Sample processing considerations for organics include analyte properties, soil interactions, and processing tools.
As previously discussed, ISM VOC sampling involves soil increment collection directly into methanol. In addition to the logistical sampling, shipping and laboratory processing issues, the analytical detection levels of the VOC analytes of concern should be evaluated. Methanol preservation dictates higher analytical detection levels (DLs), MDLs, limits of detection (LODs), limits of quantitation (LOQs), RLs, or PQLs, due to the required methanol dilution into water prior to purge and trap analysis. In general, PQLs and MDLs may be elevated by a factor of 20–50. The use of alternative VOC trap(s) which retain methanol to a lesser degree thus allowing reduced methanol dilution, e.g. “J” or “BTEX” traps, should be considered if appropriate for the volatile contaminant. Reduced methanol dilution will result in lower analytical limits.
If the detection limits from the ISM VOC sample will not meet project DQOs, alternative VOC sampling, such as low-level discrete sampling, should be considered. In some cases, the use of SIM may be necessary to achieve adequate analytical sensitivity in methanol-preserved samples.
In general, the sample processing and drying issues previously discussed should be considered for SVOCs. Analyte loss of the more volatile (e.g., chlorinated benzenes, naphthalene-range PAHs) or less stable SVOCs (e.g., phenols, benzidines, etc.) during the ISM sample processing has not been extensively studied. Large losses of the lower-boiling-point SVOCs are possible during the air-drying step if they are not strongly sorbed to the soil matrix (Bruce 2003). If, on the other hand, the soil is a highly weathered surface soil with many years of air exposure, then weakly sorbed SVOCs have already been lost, and air-drying at temperatures no higher than what the sample has already been exposed to in the field should not result in additional analyte losses. This principle may not apply to subsurface and other samples that have had limited air exposure in situ or to site-specific soils not normally exposed to indoor air temperatures. See Section 188.8.131.52 for a headspace test description to evaluate the potential loss risk due to volatilization.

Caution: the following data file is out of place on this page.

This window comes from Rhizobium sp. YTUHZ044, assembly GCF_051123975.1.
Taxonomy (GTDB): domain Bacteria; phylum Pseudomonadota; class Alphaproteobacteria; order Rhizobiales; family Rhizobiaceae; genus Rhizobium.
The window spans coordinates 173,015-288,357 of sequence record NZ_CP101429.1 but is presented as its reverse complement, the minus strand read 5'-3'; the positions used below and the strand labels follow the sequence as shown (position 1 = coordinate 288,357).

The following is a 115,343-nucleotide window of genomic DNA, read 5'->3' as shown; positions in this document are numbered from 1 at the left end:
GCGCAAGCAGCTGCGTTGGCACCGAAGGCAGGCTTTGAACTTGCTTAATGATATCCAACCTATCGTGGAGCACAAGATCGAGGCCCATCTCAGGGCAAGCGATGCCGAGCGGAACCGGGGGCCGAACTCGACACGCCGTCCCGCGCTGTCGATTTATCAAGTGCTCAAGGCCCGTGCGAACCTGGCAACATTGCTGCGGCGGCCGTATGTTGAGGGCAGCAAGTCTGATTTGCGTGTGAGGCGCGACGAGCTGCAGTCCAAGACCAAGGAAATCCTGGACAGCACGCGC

Sample processing tool materials can contribute contaminants to the sample, particularly in abrasive operations. The composition of plastic tools should be considered, and soft plastics should be avoided when phthalates are of interest. ISM sample processing should evaluate and consider all these process limitations on a chemical-specific basis.
Milling is not recommended for general purpose application with organic contaminants other than energetics (see USEPA SW-846 Method 8330B). Excessive milling may lead to destruction of organic contaminants, as demonstrated with mechanochemical dehalogenation (or mechanochemical destruction) soil remediation process. See Reference Guide to Non-Combustion Technologies for Remediation of Persistent Organic Pollutants in Stockpiles and Soil (USEPA 2005) for additional information. The usefulness of particle size reduction by milling for organic COPCs is usually small because of the larger mass (10–30 g or more) normally extracted and analyzed and the particulate “nugget” effect is often minimal.